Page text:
I've always been one of the girls who are boys, for as long as I can remember. I don't think so much like a girl, so I wasn't forced
to the standards that would be imposed on girls: I could have been in any class I asked for, for example. When I was 4 years old, for example, they tried to dress me in a dress against my will for a family event. Let's just cut it short and say that my parents regretted very much not allowing me to give up the dress.
In a way, in the environment I grew up in and in my family, they were waiting for me to come out as a lesbian, it was clear to everyone
long before I understood exactly what that meant. In this context, I am very lucky to be allowed to be who I am without
too many gender clashes.
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In the army I served in the territories as a Hummer driver and dealt with many situations in which I found myself needy and able
To embrace my masculine identity more. In the whirlwind of social identity, gender and "what does this say about me?", I realized that I identify less with "being a man", and on the other hand, actually? I never really felt like a woman.
Even now, writing the word "woman" is a little strange to me. She doesn't describe me.
Shira Korman/Courtesy of the interviewee
Kat for life after the army - I'm a male lesbian - Butch, let's say, and I'm trying to get myself into this box of
men's clothing, men's behavior, the way I have behaved all the time, but as an adult, I get met with too
many female body problems, I just don't look the way I want to look and I can't dress the way I want
to dress, I'm neither here nor here, I don't have the opportunity to be the man or woman I want to be.
The gym makes this clear to me very quickly - I've been training for two years, meticulously eating, committed to achieving
my desired look. In my head I have all the possibilities and means to reach any of my goals, in the mirror I see that men who train for a few months reach the results I want and after a very short clarification I realized
am encountering the biggest female problem: body fat...
Let me just paint you a picture of what my day to day looks like. I will be asked to put on tefillin every time I pass
a podium, the last time a minyan was needed at a funeral the rabbi simply asked me to join, and I had
to make it clear to him that I am not a man (have we already said that it is strange for me to say "I am a woman"?), and I usually prefer to have a woman who is with me accompany me to a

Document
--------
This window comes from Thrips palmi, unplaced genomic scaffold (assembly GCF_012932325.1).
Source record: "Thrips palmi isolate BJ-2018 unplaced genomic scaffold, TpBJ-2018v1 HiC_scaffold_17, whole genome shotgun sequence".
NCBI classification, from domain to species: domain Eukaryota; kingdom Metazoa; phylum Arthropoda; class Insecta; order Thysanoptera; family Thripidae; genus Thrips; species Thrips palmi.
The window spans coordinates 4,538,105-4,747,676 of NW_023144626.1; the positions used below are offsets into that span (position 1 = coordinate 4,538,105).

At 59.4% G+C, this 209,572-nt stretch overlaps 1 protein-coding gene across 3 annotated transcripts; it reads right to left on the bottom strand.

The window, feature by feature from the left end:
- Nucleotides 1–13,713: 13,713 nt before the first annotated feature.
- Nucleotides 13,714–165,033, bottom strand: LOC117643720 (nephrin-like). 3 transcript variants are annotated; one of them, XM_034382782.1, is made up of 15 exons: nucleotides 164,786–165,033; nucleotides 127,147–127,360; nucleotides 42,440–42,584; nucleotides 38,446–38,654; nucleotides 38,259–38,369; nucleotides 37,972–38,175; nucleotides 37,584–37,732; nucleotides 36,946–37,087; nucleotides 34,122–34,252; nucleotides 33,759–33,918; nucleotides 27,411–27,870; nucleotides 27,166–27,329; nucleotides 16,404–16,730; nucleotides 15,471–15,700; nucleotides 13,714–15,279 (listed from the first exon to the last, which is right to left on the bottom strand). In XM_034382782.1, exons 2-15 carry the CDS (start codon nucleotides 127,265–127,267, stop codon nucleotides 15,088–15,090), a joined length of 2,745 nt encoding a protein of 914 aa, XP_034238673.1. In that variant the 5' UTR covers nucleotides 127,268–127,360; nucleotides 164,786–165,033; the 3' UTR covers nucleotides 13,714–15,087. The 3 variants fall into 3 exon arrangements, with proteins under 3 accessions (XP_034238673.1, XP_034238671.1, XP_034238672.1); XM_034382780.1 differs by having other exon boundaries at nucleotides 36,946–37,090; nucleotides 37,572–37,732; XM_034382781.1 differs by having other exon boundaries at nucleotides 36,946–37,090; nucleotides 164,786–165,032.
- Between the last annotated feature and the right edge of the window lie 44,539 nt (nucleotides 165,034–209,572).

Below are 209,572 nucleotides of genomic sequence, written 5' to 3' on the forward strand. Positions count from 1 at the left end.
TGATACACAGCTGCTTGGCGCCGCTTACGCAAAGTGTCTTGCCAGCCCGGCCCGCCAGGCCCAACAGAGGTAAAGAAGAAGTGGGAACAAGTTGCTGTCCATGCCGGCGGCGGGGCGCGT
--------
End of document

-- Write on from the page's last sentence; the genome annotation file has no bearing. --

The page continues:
public women's restroom because I am quite tired of being treated as an intruder. Once I even stepped out of a bathroom at a bank I was guiding at and an employee who wanted to enter fell backwards - yes, literally fell backwards on the floor when I left a women's restroom.
Shira Korman/Courtesy of the Subjects, Private album
Going back to body fat for a moment. Dysphoria, crisis, I don't know how to bridge between what I feel inside and what's happening with me outside. With good timing, I meet, at first glance, a woman who introduces me to the simple concept of radical acceptance: "Why or – or when you can do both?" – genderqueer.
Why, in fact, do I have to choose a gender and not adopt what suits me from all worlds? How does that serve me
to give bits of myself, all the time, and edit out what doesn't work out for others? It's always worked out for me, ever since
I've known myself.
For years I've been dealing with the right way to tell this story and how to pass it on. There was an accepting family,
including relatively high self-confidence. Fortunately, the traumas that allowed me to move forward and develop were ones
that did not consume my life into an acute identity crisis. Today, I see how much this is lacking in the gay community and beyond.
I underwent training in order to tell my story at Hoshen, I volunteered for 8 years in schools and other
frameworks in order to give strength through my power to truly be me, I reached the board of directors and reached the decision-making
table where I felt that I still had a lot to do and that my path was not over.
Today I teach debate in elementary school and teach children critical thinking and negotiation, these are for me
the most important tools for personal, social and economic independence, I run on the "equal list" for the Tel Aviv City Council because I aspire to connect people of all identities and types and I think that this is possible through debate (which is debate in Hebrew), and especially I want all of us to use our creativity and come up with other ideas, New and fresh that will enable freedom, equality and personal, social and economic independence for all of us, regardless of human beings.
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